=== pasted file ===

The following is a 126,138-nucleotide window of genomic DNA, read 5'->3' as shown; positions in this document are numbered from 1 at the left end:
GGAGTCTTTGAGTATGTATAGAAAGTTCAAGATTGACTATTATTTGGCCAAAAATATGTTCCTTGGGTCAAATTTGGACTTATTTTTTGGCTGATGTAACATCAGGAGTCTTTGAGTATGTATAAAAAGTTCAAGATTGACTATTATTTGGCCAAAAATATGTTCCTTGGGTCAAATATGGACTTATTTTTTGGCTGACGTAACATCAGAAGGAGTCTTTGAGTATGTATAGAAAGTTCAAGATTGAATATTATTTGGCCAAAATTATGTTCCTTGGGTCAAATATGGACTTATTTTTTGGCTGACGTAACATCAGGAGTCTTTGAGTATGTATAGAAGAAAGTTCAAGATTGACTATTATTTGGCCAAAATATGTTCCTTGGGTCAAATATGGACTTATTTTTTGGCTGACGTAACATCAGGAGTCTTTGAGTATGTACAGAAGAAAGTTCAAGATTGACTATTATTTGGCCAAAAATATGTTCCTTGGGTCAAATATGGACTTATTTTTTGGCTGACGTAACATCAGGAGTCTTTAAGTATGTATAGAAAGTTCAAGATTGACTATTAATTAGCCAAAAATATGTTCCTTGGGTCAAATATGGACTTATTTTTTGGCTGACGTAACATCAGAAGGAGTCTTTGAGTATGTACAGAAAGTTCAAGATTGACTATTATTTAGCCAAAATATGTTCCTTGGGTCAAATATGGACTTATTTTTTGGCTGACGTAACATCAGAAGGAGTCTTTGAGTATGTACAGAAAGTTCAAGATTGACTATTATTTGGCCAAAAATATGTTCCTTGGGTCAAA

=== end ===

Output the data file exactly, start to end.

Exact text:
The following is a 126,138-nucleotide window of genomic DNA, read 5'->3' as shown; positions in this document are numbered from 1 at the left end:
GGAGTCTTTGAGTATGTATAGAAAGTTCAAGATTGACTATTATTTGGCCAAAAATATGTTCCTTGGGTCAAATTTGGACTTATTTTTTGGCTGATGTAACATCAGGAGTCTTTGAGTATGTATAAAAAGTTCAAGATTGACTATTATTTGGCCAAAAATATGTTCCTTGGGTCAAATATGGACTTATTTTTTGGCTGACGTAACATCAGAAGGAGTCTTTGAGTATGTATAGAAAGTTCAAGATTGAATATTATTTGGCCAAAATTATGTTCCTTGGGTCAAATATGGACTTATTTTTTGGCTGACGTAACATCAGGAGTCTTTGAGTATGTATAGAAGAAAGTTCAAGATTGACTATTATTTGGCCAAAATATGTTCCTTGGGTCAAATATGGACTTATTTTTTGGCTGACGTAACATCAGGAGTCTTTGAGTATGTACAGAAGAAAGTTCAAGATTGACTATTATTTGGCCAAAAATATGTTCCTTGGGTCAAATATGGACTTATTTTTTGGCTGACGTAACATCAGGAGTCTTTAAGTATGTATAGAAAGTTCAAGATTGACTATTAATTAGCCAAAAATATGTTCCTTGGGTCAAATATGGACTTATTTTTTGGCTGACGTAACATCAGAAGGAGTCTTTGAGTATGTACAGAAAGTTCAAGATTGACTATTATTTAGCCAAAATATGTTCCTTGGGTCAAATATGGACTTATTTTTTGGCTGACGTAACATCAGAAGGAGTCTTTGAGTATGTACAGAAAGTTCAAGATTGACTATTATTTGGCCAAAAATATGTTCCTTGGGTCAAA